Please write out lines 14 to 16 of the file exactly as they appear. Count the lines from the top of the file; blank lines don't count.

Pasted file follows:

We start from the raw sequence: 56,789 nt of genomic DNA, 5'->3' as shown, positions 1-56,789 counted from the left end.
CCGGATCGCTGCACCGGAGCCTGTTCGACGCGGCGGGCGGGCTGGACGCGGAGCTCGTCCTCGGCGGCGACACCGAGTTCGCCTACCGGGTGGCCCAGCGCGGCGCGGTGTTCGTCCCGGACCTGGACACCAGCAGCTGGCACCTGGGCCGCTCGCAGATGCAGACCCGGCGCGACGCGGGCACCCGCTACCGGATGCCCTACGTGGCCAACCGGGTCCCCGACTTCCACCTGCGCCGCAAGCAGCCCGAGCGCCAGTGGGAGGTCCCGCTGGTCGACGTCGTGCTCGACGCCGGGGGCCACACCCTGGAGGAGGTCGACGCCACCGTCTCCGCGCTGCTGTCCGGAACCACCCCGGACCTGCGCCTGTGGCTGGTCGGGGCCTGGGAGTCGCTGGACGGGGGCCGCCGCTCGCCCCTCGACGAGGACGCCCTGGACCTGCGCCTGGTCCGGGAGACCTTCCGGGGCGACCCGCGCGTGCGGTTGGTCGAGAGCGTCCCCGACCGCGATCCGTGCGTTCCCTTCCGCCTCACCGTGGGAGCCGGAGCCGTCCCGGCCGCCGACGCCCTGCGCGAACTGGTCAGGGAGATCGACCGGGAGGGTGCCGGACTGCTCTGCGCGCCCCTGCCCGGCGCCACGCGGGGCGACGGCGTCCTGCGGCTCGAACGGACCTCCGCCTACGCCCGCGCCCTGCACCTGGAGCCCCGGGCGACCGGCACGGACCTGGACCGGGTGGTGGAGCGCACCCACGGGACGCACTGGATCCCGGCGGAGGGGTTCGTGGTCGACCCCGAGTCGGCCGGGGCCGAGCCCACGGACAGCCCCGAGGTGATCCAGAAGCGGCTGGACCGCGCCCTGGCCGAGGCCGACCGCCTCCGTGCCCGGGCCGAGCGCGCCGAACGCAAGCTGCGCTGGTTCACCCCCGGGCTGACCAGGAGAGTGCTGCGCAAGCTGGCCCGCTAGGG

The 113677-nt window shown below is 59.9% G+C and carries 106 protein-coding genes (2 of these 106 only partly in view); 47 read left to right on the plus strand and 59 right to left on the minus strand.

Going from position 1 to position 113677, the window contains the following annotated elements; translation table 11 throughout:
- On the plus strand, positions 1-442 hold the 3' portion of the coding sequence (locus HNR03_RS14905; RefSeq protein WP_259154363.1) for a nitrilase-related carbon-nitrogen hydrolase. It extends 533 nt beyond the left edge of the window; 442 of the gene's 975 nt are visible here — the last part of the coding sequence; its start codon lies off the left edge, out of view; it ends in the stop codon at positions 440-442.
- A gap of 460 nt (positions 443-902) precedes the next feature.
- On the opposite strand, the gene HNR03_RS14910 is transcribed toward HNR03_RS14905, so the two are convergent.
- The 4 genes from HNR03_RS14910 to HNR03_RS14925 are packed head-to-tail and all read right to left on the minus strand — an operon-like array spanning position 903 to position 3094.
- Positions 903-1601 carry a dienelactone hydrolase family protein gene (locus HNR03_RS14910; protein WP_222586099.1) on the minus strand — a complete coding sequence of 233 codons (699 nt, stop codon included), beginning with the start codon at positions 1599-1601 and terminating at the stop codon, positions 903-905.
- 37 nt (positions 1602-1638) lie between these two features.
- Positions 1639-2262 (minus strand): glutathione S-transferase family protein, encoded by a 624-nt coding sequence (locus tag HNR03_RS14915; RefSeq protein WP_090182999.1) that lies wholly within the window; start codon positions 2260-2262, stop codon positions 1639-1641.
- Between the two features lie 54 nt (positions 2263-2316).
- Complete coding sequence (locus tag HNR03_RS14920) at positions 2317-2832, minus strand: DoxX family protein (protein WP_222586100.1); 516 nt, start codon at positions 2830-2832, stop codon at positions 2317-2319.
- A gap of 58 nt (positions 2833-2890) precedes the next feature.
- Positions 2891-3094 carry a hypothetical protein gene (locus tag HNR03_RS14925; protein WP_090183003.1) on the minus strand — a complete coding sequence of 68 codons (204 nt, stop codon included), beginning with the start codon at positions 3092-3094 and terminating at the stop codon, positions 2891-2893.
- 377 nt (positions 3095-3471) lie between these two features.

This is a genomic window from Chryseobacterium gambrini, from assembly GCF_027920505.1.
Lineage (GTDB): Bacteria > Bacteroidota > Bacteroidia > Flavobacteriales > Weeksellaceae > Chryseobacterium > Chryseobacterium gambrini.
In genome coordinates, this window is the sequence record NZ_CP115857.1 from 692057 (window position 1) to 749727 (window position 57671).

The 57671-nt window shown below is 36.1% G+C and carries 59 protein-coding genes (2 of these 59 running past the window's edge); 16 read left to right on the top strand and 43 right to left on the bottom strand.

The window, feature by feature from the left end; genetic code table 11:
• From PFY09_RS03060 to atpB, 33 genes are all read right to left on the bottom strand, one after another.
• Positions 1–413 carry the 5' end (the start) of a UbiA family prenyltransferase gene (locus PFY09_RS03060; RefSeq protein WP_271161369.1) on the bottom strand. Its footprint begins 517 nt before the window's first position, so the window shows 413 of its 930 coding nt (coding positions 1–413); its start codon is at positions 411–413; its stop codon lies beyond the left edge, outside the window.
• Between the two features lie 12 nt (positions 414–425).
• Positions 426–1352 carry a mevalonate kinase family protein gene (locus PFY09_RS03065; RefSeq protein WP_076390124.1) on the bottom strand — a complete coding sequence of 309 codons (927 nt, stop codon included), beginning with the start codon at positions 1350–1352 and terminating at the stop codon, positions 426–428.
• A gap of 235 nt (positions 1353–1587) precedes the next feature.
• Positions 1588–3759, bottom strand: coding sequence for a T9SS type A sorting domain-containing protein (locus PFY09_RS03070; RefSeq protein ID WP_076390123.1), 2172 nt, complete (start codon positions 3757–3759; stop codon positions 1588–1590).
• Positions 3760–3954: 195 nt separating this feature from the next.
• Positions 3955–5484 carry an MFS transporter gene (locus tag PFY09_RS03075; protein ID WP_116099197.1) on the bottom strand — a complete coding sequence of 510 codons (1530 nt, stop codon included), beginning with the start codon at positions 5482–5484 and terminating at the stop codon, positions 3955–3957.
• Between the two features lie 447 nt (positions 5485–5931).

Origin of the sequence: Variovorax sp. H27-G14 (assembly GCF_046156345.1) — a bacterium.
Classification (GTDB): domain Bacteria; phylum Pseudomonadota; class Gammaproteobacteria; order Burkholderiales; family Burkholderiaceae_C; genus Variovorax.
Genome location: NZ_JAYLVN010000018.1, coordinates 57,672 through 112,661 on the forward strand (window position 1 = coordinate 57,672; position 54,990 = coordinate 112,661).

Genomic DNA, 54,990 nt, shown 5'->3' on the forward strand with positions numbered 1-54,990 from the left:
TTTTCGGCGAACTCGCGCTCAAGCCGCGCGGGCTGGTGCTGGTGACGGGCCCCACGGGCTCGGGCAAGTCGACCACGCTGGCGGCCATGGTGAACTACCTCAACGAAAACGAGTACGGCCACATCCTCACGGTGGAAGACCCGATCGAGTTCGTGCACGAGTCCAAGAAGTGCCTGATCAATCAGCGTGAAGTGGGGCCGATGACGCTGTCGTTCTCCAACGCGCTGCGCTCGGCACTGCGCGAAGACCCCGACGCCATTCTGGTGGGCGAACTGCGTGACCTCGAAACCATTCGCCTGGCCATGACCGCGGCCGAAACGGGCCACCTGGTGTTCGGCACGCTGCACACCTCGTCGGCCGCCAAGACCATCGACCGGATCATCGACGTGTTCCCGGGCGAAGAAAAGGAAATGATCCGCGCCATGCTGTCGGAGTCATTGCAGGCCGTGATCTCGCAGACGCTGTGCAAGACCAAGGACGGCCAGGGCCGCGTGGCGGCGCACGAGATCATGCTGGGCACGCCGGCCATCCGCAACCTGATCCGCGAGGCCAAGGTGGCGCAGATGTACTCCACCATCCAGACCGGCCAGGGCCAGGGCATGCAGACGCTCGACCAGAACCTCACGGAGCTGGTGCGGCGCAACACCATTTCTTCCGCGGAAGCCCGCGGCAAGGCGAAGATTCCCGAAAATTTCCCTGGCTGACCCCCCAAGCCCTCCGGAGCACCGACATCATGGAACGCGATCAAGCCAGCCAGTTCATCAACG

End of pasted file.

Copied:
- A gap of 58 nt (positions 2833-2890) precedes the next feature.
- Positions 2891-3094 carry a hypothetical protein gene (locus tag HNR03_RS14925; protein WP_090183003.1) on the minus strand — a complete coding sequence of 68 codons (204 nt, stop codon included), beginning with the start codon at positions 3092-3094 and terminating at the stop codon, positions 2891-2893.
- 377 nt (positions 3095-3471) lie between these two features.